Peace Talks, But No Peace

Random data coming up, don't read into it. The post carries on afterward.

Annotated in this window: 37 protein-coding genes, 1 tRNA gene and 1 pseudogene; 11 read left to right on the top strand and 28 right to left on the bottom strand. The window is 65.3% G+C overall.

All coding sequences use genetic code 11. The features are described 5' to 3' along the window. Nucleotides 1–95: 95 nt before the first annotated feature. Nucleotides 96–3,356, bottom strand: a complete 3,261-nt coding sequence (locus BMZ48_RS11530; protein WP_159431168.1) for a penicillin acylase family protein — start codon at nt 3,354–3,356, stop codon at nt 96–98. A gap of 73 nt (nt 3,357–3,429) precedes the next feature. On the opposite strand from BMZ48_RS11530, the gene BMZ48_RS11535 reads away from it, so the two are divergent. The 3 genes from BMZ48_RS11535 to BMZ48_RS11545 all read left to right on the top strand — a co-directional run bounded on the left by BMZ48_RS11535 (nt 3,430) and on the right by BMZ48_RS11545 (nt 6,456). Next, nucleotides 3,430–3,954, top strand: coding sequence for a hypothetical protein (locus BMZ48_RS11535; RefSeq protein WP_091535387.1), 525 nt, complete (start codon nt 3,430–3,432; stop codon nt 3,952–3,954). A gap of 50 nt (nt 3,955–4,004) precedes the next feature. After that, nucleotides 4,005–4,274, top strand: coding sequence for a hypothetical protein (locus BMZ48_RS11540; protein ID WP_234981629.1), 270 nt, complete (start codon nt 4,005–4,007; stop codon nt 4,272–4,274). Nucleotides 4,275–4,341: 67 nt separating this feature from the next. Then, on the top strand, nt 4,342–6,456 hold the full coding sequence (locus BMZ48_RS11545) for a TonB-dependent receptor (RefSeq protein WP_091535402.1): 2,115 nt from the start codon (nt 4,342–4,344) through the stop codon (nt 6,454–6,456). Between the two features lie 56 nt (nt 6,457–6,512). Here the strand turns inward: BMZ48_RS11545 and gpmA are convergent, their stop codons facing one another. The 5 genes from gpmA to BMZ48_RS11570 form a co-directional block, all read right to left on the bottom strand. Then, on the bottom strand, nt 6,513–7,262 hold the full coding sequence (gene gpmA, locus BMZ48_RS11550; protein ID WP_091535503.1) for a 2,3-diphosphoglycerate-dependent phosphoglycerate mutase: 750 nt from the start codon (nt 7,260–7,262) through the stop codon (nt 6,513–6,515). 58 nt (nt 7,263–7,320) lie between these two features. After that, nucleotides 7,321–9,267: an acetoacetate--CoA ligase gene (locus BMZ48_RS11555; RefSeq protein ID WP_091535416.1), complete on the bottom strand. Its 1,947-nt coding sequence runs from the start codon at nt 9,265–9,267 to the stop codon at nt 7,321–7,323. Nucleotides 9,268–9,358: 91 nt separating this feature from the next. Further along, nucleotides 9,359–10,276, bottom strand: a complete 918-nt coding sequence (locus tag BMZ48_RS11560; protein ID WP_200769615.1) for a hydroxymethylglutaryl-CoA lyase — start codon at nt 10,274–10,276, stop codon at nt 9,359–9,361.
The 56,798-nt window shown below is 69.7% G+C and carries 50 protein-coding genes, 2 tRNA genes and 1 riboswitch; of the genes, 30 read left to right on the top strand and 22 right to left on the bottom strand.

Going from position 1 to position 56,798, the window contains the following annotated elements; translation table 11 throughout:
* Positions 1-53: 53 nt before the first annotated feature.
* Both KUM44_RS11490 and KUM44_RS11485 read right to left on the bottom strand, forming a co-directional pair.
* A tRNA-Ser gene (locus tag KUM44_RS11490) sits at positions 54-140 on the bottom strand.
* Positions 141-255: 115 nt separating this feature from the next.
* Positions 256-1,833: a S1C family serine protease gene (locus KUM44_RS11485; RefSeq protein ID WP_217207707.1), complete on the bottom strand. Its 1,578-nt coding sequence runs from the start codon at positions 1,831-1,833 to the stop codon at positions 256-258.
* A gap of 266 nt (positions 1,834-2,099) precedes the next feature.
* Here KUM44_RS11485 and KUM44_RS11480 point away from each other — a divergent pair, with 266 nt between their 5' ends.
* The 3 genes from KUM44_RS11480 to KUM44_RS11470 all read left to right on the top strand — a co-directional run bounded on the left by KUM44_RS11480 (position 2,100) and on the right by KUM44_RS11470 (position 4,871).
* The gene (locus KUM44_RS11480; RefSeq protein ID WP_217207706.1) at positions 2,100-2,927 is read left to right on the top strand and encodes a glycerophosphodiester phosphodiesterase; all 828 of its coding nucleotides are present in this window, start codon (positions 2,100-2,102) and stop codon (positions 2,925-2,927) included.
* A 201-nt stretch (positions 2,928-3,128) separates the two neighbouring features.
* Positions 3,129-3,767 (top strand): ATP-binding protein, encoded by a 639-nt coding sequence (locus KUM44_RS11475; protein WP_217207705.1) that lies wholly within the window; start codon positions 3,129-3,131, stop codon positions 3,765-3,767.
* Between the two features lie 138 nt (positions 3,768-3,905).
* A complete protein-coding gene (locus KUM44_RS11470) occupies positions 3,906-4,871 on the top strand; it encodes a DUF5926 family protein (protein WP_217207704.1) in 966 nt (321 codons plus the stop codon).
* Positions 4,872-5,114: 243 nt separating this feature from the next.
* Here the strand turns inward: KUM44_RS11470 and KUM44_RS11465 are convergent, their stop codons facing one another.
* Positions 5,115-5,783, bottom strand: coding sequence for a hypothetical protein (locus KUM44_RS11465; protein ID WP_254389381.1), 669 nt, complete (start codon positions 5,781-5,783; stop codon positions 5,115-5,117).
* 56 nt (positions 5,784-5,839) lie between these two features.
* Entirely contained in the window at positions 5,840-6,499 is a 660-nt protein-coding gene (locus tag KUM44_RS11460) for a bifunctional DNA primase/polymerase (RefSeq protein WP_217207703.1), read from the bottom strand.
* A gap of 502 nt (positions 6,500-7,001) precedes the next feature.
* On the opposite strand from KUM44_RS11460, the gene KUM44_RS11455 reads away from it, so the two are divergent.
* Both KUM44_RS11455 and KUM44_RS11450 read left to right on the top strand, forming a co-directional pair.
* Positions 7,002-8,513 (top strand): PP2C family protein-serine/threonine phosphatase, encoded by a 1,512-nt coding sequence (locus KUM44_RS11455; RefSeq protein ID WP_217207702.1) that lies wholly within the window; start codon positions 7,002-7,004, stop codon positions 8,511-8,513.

September 25, 2007